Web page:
2006 Kistler "Hyde Vineyard" Carneros Chardonnay

SKU #1037714 93-95 points Robert Parker's Wine Advocate

 (Tasting notes from the December 2007 review: 'Lemon grass, orange blossom, marmalade, and nectarine characteristics along with notes of buttered citrus, peach, and wet stones are found in the 2006 Chardonnay Hyde Vineyard. A full-bodied, beautifully textured style suggest this beauty will drink nicely for 5-7 years.') The relatively cool growing season for 2007 Chardonnays produced tightly knit wines with very crisp acid profiles, superb concentration because of modest yields, and relatively long aging potential of probably up to a decade for most of these Chardonnays. If the scores seem slightly more conservative that in previous vintages, this probably reflects the vintage's personality, which is more backward than the more evolved 2006s or fabulous 2005s, which have always shown brilliantly. Steve Kistler told me that in 2007, they only cropped 22 tons of Pinot Noir fruit from their 18 acres of Pinot vineyards.  (12/2008)

94 points Vinous

 Yellow-gold. Deep, leesy aromas of pear, tangerine and smoked meat, with a strong undertone of iodine. Weightier and rounder than the Hudson, with palate-saturating citrus and orchard fruit flavors and chewy texture. Becomes spicier with air and finishes with sweet, lingering citrus and mineral qualities. I suspect that this and the McCrea will be drinking well before the rest of these single-vineyard bottlings. (ST)  (5/2009)

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Price: $9.99
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- It's hard to believe that up until about 30 years ago, this extremely popular varietal hid behind the veil of geographical names like Chablis and Puligny-Montrachet. Now grown all over the world and bottled by its varietal name, Chardonnay has achieved a level of branding unlike any other wine. Surprisingly, though, what you get when you buy Chardonnay can differ greatly from country to country and even within one country, depending on the climate where it's grown and how it is vinified and aged. From fresh, crisp and minerally with apple and lemon notes to rich and buttery with tropical fruit overtones, Chardonnay runs the gamut. In France's Burgundy, Chardonnay is the source of the prized wines of Chablis, Corton-Charlemagne, M√Ęcon, Meursault and Montrachet. It also the foundation of exceptional Champagne, where it is blended with Pinot Noir and Pinot Meunier or vinified on its own into Blanc de Blancs. It is also extremely popular in California, and is gaining popularity in Australia, New Zealand, Italy, Spain and South Africa.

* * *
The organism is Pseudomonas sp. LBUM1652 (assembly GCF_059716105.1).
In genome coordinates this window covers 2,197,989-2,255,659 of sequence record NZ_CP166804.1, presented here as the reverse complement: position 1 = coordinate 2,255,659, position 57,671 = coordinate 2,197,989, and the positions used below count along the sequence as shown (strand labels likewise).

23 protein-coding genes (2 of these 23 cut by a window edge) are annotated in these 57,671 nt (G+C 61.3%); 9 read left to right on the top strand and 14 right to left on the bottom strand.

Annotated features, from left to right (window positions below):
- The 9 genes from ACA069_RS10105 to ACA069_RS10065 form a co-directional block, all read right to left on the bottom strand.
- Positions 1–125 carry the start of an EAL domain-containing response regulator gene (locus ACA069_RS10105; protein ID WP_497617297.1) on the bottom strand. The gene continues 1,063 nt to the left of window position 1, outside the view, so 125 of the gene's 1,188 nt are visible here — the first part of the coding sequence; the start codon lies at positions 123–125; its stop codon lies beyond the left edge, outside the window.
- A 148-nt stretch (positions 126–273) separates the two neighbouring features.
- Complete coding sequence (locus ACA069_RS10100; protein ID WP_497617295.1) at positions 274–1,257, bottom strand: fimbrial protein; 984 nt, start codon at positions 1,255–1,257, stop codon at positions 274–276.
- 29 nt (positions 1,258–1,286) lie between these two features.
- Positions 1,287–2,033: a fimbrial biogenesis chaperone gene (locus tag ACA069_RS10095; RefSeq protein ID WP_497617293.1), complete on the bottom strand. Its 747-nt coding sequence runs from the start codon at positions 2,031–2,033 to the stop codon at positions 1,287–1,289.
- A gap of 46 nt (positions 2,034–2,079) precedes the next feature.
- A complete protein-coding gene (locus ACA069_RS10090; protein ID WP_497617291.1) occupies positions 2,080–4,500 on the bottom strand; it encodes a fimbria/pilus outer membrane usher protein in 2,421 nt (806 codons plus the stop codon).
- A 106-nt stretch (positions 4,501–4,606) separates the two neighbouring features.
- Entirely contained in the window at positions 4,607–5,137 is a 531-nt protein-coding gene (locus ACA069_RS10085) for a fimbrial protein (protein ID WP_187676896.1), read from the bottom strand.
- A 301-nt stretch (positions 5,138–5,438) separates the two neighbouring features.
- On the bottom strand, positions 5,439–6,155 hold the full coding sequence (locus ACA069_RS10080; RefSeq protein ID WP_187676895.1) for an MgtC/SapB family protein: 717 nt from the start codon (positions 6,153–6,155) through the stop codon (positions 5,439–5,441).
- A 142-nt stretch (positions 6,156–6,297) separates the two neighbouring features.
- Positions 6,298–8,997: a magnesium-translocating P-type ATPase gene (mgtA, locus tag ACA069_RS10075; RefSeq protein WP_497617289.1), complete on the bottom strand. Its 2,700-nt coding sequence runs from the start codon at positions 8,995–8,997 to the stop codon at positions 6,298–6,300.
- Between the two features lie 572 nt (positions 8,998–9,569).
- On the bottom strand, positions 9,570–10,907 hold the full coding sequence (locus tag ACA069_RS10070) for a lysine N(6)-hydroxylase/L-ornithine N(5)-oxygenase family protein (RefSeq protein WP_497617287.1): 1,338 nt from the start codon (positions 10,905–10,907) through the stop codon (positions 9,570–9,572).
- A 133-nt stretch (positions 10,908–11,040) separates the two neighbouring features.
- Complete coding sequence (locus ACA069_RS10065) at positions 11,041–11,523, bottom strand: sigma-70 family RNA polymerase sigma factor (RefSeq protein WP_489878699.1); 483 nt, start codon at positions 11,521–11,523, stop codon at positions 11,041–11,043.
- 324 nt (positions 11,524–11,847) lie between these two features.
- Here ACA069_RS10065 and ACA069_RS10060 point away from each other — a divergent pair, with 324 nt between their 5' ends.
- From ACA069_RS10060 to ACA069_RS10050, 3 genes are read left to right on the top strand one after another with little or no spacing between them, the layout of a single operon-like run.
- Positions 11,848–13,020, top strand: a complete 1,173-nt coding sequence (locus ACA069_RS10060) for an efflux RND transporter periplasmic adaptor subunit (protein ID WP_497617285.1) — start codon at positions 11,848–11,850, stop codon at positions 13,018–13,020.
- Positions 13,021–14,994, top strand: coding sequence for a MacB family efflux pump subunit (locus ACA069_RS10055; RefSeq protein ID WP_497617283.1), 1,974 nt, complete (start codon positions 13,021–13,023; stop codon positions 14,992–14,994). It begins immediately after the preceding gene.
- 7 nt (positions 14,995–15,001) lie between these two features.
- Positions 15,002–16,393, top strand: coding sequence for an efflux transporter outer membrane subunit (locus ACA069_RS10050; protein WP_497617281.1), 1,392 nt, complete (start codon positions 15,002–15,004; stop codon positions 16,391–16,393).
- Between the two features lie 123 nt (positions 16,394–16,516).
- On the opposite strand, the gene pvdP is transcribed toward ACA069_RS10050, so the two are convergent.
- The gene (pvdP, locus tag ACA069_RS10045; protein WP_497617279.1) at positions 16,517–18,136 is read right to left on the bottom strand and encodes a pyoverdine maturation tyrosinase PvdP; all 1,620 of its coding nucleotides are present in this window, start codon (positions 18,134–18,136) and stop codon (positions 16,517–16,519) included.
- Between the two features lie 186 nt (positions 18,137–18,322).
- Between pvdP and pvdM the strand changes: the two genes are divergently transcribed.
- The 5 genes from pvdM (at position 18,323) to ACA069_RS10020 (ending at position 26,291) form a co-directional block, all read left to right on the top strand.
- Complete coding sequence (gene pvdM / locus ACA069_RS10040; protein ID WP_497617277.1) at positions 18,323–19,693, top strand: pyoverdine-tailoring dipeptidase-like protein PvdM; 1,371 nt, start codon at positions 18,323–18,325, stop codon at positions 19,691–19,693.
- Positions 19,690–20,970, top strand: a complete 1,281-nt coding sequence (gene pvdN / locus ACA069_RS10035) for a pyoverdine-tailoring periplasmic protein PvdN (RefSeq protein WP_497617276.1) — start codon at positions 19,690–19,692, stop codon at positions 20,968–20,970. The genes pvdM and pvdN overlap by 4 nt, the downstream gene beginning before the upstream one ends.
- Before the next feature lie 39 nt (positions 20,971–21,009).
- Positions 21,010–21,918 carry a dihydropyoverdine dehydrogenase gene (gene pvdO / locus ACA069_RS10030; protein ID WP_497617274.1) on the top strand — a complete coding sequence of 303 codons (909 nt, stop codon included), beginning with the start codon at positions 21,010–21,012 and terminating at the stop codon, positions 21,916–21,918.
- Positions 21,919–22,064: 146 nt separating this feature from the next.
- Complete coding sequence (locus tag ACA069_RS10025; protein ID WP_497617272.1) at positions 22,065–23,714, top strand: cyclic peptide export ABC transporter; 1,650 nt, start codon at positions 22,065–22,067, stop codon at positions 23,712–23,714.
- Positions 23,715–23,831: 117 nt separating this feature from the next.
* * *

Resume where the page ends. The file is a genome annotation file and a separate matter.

United States

- When people consider domestic wine, they normally think about the state of California. The fine viticultural Region within California, including the Napa Valley, Sonoma, Santa Cruz Mountains, Mendocino and Santa Barbara, are capable of growing grapes of world-class quality. But there's plenty of fabulous wine coming from other states, too. Oregon, Washington and New York are also causing eyebrows (and glassware) to be raised around the world.


- With the explosive growth that California's wine industry has seen the past several years, it's easy to view winemaking and grape growing in the Golden State as a recent phenomenon. And while it's true that California's viticultural history is brief compared to several European countries, this state's roots date back well over 200 years. Due to the enormous response to California wine within the United States and worldwide, there are thousands of excellent and diverse wines being produced within the state each year.
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- Just across the Golden Gate from San Francisco, Carneros is kept cool by Bay breezes and thick fog, and has long been famous for cool-climate pinot noir, chardonnay and sparkling wine based on the two varietals. Warmer pockets have proved interesting and promising homes for syrah, cabernet and merlot.